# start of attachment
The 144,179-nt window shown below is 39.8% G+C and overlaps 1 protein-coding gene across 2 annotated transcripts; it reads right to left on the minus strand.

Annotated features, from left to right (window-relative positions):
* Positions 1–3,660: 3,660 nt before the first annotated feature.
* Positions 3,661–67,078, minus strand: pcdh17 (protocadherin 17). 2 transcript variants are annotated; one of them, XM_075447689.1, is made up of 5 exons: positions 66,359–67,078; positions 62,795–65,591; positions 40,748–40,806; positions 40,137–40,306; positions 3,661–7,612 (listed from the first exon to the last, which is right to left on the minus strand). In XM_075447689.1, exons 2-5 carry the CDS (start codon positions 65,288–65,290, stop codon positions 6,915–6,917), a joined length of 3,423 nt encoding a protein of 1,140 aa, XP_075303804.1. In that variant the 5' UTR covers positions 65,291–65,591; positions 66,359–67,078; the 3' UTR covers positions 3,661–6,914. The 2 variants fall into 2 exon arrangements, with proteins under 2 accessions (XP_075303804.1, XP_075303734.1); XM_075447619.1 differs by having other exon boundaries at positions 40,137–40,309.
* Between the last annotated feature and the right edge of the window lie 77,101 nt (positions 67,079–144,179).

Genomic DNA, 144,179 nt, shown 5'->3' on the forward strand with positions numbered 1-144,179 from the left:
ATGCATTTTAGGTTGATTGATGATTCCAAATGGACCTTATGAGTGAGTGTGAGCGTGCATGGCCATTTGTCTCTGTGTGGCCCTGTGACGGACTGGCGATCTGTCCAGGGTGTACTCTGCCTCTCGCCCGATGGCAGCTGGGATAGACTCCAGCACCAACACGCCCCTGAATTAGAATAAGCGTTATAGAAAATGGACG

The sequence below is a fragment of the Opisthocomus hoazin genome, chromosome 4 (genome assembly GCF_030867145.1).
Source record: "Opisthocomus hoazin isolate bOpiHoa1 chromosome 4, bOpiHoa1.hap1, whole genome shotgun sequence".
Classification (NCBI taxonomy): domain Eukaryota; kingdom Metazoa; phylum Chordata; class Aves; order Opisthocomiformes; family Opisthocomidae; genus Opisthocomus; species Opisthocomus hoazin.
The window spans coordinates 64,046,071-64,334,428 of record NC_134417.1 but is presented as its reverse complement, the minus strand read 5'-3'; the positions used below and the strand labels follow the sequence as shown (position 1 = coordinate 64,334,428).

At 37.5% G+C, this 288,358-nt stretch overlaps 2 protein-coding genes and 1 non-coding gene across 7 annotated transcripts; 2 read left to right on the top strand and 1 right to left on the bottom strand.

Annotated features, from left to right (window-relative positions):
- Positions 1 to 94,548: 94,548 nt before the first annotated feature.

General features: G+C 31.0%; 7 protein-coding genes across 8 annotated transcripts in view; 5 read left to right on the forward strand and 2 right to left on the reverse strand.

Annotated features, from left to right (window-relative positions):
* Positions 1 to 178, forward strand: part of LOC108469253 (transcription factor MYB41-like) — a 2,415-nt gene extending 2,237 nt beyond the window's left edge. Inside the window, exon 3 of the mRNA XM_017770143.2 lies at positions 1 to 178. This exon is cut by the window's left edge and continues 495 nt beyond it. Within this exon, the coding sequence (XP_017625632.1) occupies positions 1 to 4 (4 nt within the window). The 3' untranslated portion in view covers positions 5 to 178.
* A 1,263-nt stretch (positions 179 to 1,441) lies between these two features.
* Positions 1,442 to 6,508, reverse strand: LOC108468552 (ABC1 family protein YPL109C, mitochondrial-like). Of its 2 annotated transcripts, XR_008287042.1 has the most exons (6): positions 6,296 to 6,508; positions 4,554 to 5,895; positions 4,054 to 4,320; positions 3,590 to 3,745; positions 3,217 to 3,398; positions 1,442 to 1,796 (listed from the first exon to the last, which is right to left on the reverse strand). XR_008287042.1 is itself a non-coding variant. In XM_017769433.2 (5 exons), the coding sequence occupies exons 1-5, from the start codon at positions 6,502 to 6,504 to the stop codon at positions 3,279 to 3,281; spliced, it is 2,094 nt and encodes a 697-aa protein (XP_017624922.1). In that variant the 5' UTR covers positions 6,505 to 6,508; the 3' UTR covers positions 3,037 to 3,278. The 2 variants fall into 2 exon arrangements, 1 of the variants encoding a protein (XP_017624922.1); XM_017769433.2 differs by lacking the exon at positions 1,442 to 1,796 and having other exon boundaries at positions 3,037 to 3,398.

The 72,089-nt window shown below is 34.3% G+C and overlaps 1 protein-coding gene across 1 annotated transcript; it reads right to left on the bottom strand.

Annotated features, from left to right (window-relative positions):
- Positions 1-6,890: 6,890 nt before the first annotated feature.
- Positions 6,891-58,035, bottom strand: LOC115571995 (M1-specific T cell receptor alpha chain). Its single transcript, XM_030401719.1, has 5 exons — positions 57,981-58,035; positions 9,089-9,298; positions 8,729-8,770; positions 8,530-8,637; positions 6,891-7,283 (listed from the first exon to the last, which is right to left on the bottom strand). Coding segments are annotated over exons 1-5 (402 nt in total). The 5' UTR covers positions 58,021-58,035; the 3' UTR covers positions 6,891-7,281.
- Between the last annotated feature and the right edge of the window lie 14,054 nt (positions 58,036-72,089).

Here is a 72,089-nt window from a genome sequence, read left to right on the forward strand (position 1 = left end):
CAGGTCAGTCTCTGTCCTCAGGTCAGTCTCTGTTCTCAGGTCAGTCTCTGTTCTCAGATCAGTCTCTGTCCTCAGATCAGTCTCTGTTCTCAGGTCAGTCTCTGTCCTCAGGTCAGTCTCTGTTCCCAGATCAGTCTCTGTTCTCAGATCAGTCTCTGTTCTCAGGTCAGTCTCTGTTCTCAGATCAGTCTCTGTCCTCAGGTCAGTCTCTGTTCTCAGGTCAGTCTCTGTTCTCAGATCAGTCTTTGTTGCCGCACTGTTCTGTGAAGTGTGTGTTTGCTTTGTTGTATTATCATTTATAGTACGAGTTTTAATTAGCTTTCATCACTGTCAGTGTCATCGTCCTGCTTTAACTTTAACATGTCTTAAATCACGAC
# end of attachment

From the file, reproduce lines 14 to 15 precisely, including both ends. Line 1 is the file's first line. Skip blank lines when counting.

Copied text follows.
- Positions 1 to 94,548: 94,548 nt before the first annotated feature.

General features: G+C 31.0%; 7 protein-coding genes across 8 annotated transcripts in view; 5 read left to right on the forward strand and 2 right to left on the reverse strand.